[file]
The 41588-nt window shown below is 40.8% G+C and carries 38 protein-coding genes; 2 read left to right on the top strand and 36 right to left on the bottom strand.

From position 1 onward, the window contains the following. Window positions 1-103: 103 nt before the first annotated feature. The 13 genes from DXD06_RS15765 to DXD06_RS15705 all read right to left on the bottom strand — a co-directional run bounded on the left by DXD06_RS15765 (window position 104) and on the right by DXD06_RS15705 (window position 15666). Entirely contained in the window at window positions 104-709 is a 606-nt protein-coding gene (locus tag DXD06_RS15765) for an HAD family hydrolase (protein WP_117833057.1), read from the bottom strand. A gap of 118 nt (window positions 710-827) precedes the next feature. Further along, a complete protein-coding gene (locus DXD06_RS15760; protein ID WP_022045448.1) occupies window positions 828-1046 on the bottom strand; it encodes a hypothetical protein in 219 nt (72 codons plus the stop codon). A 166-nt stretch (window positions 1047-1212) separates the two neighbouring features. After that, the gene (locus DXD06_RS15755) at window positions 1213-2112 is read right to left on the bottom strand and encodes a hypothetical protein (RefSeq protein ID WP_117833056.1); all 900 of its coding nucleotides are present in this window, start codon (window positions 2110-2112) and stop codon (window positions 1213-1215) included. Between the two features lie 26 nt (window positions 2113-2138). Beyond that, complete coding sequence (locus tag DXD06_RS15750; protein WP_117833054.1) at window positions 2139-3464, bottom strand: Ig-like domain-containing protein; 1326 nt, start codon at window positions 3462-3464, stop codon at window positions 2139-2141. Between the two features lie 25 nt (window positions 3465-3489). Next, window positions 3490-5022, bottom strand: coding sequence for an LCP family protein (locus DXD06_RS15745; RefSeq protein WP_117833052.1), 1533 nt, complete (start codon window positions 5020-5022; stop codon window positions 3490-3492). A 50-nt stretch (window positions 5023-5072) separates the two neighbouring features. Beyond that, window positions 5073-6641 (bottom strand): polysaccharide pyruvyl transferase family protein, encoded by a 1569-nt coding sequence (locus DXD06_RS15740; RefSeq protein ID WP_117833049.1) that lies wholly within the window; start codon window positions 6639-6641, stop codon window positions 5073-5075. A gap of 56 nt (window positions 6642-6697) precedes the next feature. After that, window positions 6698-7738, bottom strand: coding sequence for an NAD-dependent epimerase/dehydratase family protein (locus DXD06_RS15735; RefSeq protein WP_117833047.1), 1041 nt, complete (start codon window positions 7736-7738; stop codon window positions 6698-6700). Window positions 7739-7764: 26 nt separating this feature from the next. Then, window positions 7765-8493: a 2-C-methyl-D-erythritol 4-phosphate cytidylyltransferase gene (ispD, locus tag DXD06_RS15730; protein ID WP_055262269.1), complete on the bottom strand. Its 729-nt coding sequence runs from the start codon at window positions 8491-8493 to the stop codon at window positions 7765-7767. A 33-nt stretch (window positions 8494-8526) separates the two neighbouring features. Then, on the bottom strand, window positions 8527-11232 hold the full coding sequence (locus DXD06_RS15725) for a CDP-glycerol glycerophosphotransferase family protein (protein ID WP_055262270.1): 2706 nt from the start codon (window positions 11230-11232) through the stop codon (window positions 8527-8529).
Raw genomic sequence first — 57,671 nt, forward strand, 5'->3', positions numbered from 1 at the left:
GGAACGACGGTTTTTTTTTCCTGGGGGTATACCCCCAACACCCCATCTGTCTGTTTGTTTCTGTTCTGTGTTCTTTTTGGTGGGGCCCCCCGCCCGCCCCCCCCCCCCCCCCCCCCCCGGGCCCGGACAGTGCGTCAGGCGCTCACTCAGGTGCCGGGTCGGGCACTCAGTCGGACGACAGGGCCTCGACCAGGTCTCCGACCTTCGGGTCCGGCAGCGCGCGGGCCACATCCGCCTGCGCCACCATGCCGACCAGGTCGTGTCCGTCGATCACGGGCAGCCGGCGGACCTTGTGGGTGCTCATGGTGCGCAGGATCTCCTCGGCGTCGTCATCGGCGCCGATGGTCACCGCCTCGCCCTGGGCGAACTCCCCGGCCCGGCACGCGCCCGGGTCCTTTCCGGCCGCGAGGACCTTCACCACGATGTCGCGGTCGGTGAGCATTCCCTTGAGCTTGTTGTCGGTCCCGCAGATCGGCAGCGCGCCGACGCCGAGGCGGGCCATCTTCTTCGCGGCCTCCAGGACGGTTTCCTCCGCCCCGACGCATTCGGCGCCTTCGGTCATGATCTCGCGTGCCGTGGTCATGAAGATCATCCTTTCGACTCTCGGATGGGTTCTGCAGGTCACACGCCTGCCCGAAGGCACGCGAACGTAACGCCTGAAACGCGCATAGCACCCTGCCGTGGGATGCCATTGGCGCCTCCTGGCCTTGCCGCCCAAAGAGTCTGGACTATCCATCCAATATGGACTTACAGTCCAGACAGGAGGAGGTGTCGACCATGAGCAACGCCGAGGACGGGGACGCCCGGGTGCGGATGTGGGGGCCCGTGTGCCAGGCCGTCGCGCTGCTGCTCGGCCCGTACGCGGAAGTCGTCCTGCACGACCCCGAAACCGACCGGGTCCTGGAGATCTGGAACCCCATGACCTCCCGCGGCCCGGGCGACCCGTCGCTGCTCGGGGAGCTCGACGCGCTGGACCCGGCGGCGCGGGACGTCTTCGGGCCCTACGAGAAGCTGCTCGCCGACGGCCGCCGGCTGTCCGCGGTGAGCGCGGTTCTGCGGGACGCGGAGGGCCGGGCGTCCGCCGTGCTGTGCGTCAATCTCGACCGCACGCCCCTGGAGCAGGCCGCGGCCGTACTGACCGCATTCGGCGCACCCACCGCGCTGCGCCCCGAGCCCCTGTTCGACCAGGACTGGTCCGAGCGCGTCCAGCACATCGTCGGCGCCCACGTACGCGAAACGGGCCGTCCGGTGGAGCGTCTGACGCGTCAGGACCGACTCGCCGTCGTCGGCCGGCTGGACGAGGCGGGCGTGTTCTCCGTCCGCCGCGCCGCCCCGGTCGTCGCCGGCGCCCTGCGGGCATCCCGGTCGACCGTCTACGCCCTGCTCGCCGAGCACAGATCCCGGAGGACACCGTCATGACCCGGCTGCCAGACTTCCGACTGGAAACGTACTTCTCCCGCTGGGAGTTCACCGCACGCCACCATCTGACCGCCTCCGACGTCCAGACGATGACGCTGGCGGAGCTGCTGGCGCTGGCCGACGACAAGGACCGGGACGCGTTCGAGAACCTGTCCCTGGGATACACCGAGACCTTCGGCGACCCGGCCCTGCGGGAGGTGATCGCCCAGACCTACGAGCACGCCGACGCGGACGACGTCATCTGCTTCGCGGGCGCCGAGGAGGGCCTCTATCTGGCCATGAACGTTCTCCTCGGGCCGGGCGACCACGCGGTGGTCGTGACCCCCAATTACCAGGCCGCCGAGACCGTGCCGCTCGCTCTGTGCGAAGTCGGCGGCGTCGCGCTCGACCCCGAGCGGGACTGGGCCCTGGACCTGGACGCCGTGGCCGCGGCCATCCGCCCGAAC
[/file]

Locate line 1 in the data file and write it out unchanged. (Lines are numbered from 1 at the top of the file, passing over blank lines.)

The 41588-nt window shown below is 40.8% G+C and carries 38 protein-coding genes; 2 read left to right on the top strand and 36 right to left on the bottom strand.